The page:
The National Driver License Compact program is a voluntary agreement among U.S. states to share information about driving-related arrests, charges, and convictions, including the administrative penalties that may come with them. The program is operated by the American Association of Motor Vehicle Administrators (AAMVA). About 43 states currently participate in the program, including New Hampshire.
Under the National Driver License Compact, driving under the influence (DUI) arrests, charges, and convictions that happen in any one state don’t stay in that state. Instead, states inform one another of a driver’s previous record. This means that if you’re arrested on suspicion of driving under the influence of alcohol or drugs, you’ll face similar consequences, whether your arrest occurs inside New Hampshire or outside of it. Being arrested or charged while vacationing in another state, for instance, may â€œfollow you home.â€ You may return to New Hampshire to find that your license has been suspended or revoked, that you are facing DUI charges, or that other penalties await.
Being charged with drunk driving in New Hampshire or any other state can have severe consequences, even if you are never actually convicted. If you’re facing charges, please don’t hesitate to call an aggressive New Hampshire DUI defense attorney at Tenn And Tenn, P.A. We can fight on your behalf during every step of the process, from challenging an administrative license suspension to seeking the best possible result at trial. For a free and confidential phone consultation, call us today at (603) 624-3700.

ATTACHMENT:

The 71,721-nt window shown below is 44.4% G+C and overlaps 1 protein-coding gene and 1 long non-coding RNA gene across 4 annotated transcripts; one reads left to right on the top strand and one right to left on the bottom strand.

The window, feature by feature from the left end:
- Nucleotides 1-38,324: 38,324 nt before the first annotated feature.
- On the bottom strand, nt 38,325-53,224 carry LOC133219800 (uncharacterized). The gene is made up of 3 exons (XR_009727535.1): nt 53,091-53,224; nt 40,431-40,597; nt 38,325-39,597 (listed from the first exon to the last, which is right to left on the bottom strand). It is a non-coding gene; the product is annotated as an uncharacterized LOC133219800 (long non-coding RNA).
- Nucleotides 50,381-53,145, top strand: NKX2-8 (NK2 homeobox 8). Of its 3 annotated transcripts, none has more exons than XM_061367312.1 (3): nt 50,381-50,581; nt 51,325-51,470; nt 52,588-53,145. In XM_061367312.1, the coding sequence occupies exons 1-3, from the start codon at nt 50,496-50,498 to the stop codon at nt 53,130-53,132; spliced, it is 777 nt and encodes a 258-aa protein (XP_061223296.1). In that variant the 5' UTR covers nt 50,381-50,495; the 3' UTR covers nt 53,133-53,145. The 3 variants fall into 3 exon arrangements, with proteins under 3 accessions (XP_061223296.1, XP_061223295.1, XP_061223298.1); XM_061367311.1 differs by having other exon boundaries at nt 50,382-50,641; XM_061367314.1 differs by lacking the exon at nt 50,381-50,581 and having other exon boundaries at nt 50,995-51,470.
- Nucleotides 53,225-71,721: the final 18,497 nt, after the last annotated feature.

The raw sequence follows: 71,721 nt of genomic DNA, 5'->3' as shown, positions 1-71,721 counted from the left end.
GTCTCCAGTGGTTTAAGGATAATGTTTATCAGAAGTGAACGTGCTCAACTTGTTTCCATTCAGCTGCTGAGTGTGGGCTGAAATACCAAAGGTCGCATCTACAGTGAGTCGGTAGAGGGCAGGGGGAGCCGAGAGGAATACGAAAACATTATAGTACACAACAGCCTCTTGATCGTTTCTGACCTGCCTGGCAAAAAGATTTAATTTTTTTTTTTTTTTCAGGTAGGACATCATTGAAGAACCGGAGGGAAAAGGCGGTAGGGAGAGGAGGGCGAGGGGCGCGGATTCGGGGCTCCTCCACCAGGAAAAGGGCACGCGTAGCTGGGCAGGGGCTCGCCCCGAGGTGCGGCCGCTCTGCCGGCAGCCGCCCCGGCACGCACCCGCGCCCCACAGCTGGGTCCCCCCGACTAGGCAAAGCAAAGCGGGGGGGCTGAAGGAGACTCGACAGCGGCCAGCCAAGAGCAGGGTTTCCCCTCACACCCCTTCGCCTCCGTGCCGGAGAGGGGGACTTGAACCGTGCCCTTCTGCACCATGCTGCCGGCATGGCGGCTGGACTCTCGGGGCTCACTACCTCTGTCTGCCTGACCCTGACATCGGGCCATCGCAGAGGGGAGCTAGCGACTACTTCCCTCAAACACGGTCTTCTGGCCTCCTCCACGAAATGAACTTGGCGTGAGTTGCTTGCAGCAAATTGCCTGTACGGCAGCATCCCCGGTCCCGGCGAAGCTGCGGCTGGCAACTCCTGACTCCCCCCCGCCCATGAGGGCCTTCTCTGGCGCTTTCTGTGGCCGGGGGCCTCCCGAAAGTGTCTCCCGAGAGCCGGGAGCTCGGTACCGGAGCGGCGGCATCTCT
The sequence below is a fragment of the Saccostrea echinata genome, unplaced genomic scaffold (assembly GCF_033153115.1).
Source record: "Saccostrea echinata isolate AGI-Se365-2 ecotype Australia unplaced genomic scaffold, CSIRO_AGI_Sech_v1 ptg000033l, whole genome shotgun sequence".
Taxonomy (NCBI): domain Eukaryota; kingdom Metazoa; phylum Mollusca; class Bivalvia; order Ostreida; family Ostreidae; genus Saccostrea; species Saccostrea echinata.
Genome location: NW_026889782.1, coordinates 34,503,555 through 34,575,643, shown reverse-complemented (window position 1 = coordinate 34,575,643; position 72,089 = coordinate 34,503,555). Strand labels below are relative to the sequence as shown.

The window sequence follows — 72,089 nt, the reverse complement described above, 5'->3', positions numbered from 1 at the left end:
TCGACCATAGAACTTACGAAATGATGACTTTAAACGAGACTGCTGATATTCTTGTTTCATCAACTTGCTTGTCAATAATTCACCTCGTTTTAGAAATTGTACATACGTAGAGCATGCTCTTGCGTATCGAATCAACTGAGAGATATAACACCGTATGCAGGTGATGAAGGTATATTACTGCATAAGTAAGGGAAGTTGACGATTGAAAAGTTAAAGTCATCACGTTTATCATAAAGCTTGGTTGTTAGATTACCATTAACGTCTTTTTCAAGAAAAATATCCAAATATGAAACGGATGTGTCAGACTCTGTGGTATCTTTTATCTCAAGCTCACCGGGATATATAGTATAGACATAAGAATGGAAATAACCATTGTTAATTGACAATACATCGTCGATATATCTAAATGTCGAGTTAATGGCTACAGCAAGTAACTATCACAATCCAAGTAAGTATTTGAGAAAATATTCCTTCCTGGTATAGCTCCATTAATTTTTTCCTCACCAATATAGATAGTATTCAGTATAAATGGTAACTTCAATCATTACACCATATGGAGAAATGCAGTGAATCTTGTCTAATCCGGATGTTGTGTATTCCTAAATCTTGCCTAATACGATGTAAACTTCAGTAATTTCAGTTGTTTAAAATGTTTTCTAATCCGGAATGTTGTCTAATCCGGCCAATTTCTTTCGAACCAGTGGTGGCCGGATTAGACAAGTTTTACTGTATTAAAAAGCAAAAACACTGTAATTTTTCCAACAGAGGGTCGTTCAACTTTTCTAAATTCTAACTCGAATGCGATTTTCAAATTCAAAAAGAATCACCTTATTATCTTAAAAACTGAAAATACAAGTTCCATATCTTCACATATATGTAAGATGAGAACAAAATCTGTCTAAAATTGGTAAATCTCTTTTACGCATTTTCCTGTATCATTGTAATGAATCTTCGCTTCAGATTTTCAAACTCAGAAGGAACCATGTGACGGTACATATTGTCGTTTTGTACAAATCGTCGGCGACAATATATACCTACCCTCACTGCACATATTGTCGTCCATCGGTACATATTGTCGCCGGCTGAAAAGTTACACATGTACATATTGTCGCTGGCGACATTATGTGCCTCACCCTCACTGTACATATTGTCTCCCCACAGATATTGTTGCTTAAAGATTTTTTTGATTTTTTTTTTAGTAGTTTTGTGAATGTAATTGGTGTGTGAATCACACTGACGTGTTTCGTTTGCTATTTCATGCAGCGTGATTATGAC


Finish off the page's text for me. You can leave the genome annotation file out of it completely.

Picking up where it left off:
The Super Bowl is the highlight of the year for football fans, especially when a local team is playing. In 2012, the New England Patriots face off against the New York Giants. With both teams so close to home, New Hampshire Super Bowl parties are likely to be a blast this year. If you’re hosting a Super Bowl party, the NFL (National Football League) offers several ways you can help yourself and your guests avoid a New Hampshire drunk driving charge.
- Make sure all guests have a sober ride home before they break out the drinks. Designated drivers, taxis, and public transportation are all good options for those who want to enjoy alcohol during the Super Bowl.
- Give designated drivers the star treatment. Keep their non-alcoholic beverage topped off and give them the first shot at the snacks. Have designated drivers park in easy-to-reach spots, so it’s no trouble for them or their passengers to reach the car once it’s time to go home.
New Hampshire law requires some people who are convicted of driving under the influence of alcohol (DUI) to have an ignition interlock device installed on their vehicles. The device requires the driver to give a breath sample before starting the car and at random intervals while driving. If the sample tests positive for alcohol, the car will not start or will not keep running. But how reliable are these devices at measuring whether a driver has been drinking?
According to the U.S. National highway Traffic Safety Administration (NHTSA), ignition interlock devices should accurately detect a driver’s blood alcohol concentration, or BAC, 90 percent of the time. This means that under ideal conditions, your ignition interlock device will accurately measure and record your BAC – or lack thereof – every 9 out of 10 times you blow into it.
Several different conditions can cause the device to get its measurements wrong, however. If your breath sample is too small, for instance, the machine may not be able to get an accurate reading. Likewise, if you have used mouthwash or medication containing alcohol, the machine might detect this on your breath and refuse to start. Waiting 15 to 20 minutes after using these products before starting your car will allow any alcohol in your mouth to dissipate, increasing the chances of an accurate reading.